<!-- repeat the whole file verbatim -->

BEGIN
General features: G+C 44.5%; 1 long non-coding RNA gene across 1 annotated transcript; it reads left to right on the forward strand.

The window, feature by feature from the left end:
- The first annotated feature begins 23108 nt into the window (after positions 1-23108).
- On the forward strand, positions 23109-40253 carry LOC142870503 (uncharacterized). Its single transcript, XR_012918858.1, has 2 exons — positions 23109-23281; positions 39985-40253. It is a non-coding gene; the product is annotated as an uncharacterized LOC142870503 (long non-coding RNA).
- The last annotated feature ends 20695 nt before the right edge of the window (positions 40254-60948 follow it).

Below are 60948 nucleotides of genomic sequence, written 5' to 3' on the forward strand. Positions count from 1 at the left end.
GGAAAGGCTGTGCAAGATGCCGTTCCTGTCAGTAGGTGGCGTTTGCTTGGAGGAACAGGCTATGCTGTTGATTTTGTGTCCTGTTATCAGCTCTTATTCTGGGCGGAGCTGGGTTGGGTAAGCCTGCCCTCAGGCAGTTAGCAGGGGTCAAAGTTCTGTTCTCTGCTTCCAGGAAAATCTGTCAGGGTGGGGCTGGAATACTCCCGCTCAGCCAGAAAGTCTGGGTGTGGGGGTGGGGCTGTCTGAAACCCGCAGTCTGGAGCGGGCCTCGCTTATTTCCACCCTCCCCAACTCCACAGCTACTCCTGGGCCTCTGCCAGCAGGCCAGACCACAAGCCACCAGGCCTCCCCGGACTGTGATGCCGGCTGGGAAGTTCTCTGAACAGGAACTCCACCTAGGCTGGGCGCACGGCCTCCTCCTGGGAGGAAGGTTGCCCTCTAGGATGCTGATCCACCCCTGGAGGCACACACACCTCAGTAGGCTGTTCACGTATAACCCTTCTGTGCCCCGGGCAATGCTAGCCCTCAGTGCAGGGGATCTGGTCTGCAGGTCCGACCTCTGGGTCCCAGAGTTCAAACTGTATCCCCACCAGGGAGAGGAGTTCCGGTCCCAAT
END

General features: G+C 44.5%; 1 long non-coding RNA gene across 1 annotated transcript; it reads left to right on the forward strand.

The window, feature by feature from the left end:
- The first annotated feature begins 23108 nt into the window (after positions 1-23108).
- On the forward strand, positions 23109-40253 carry LOC142870503 (uncharacterized). Its single transcript, XR_012918858.1, has 2 exons — positions 23109-23281; positions 39985-40253. It is a non-coding gene; the product is annotated as an uncharacterized LOC142870503 (long non-coding RNA).
- The last annotated feature ends 20695 nt before the right edge of the window (positions 40254-60948 follow it).

Below are 60948 nucleotides of genomic sequence, written 5' to 3' on the forward strand. Positions count from 1 at the left end.
GGAAAGGCTGTGCAAGATGCCGTTCCTGTCAGTAGGTGGCGTTTGCTTGGAGGAACAGGCTATGCTGTTGATTTTGTGTCCTGTTATCAGCTCTTATTCTGGGCGGAGCTGGGTTGGGTAAGCCTGCCCTCAGGCAGTTAGCAGGGGTCAAAGTTCTGTTCTCTGCTTCCAGGAAAATCTGTCAGGGTGGGGCTGGAATACTCCCGCTCAGCCAGAAAGTCTGGGTGTGGGGGTGGGGCTGTCTGAAACCCGCAGTCTGGAGCGGGCCTCGCTTATTTCCACCCTCCCCAACTCCACAGCTACTCCTGGGCCTCTGCCAGCAGGCCAGACCACAAGCCACCAGGCCTCCCCGGACTGTGATGCCGGCTGGGAAGTTCTCTGAACAGGAACTCCACCTAGGCTGGGCGCACGGCCTCCTCCTGGGAGGAAGGTTGCCCTCTAGGATGCTGATCCACCCCTGGAGGCACACACACCTCAGTAGGCTGTTCACGTATAACCCTTCTGTGCCCCGGGCAATGCTAGCCCTCAGTGCAGGGGATCTGGTCTGCAGGTCCGACCTCTGGGTCCCAGAGTTCAAACTGTATCCCCACCAGGGAGAGGAGTTCCGGTCCCAAT